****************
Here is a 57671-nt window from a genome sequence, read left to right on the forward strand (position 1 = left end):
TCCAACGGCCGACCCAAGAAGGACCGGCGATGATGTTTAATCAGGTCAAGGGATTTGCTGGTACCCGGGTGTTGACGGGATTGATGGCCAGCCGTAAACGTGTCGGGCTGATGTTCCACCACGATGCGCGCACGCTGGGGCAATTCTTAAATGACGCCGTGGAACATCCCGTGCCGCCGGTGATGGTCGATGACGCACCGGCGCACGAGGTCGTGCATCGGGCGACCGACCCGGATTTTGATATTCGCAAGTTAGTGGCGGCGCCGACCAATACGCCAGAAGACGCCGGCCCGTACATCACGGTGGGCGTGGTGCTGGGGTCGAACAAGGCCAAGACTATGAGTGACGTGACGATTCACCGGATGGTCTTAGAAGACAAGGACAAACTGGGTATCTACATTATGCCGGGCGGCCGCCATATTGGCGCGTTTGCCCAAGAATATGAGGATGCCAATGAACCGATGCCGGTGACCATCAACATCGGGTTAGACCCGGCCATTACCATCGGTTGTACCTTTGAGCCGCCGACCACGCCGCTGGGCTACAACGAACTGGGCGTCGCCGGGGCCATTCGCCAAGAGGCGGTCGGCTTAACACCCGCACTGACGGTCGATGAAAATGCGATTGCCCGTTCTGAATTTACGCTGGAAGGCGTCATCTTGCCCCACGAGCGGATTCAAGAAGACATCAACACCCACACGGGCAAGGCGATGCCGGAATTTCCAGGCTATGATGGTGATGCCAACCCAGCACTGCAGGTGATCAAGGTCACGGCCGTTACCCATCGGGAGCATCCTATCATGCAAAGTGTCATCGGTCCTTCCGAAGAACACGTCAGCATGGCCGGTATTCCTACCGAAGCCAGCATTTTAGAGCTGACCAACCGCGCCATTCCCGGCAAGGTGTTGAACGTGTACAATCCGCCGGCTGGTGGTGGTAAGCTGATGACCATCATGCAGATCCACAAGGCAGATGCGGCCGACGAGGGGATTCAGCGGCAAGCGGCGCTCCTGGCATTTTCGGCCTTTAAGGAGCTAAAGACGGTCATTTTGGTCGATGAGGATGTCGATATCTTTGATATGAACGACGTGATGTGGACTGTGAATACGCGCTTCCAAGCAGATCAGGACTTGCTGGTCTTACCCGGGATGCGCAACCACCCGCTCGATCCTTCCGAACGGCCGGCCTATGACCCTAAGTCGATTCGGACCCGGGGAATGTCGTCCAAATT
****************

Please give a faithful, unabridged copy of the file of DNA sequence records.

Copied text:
Here is a 57671-nt window from a genome sequence, read left to right on the forward strand (position 1 = left end):
TCCAACGGCCGACCCAAGAAGGACCGGCGATGATGTTTAATCAGGTCAAGGGATTTGCTGGTACCCGGGTGTTGACGGGATTGATGGCCAGCCGTAAACGTGTCGGGCTGATGTTCCACCACGATGCGCGCACGCTGGGGCAATTCTTAAATGACGCCGTGGAACATCCCGTGCCGCCGGTGATGGTCGATGACGCACCGGCGCACGAGGTCGTGCATCGGGCGACCGACCCGGATTTTGATATTCGCAAGTTAGTGGCGGCGCCGACCAATACGCCAGAAGACGCCGGCCCGTACATCACGGTGGGCGTGGTGCTGGGGTCGAACAAGGCCAAGACTATGAGTGACGTGACGATTCACCGGATGGTCTTAGAAGACAAGGACAAACTGGGTATCTACATTATGCCGGGCGGCCGCCATATTGGCGCGTTTGCCCAAGAATATGAGGATGCCAATGAACCGATGCCGGTGACCATCAACATCGGGTTAGACCCGGCCATTACCATCGGTTGTACCTTTGAGCCGCCGACCACGCCGCTGGGCTACAACGAACTGGGCGTCGCCGGGGCCATTCGCCAAGAGGCGGTCGGCTTAACACCCGCACTGACGGTCGATGAAAATGCGATTGCCCGTTCTGAATTTACGCTGGAAGGCGTCATCTTGCCCCACGAGCGGATTCAAGAAGACATCAACACCCACACGGGCAAGGCGATGCCGGAATTTCCAGGCTATGATGGTGATGCCAACCCAGCACTGCAGGTGATCAAGGTCACGGCCGTTACCCATCGGGAGCATCCTATCATGCAAAGTGTCATCGGTCCTTCCGAAGAACACGTCAGCATGGCCGGTATTCCTACCGAAGCCAGCATTTTAGAGCTGACCAACCGCGCCATTCCCGGCAAGGTGTTGAACGTGTACAATCCGCCGGCTGGTGGTGGTAAGCTGATGACCATCATGCAGATCCACAAGGCAGATGCGGCCGACGAGGGGATTCAGCGGCAAGCGGCGCTCCTGGCATTTTCGGCCTTTAAGGAGCTAAAGACGGTCATTTTGGTCGATGAGGATGTCGATATCTTTGATATGAACGACGTGATGTGGACTGTGAATACGCGCTTCCAAGCAGATCAGGACTTGCTGGTCTTACCCGGGATGCGCAACCACCCGCTCGATCCTTCCGAACGGCCGGCCTATGACCCTAAGTCGATTCGGACCCGGGGAATGTCGTCCAAATT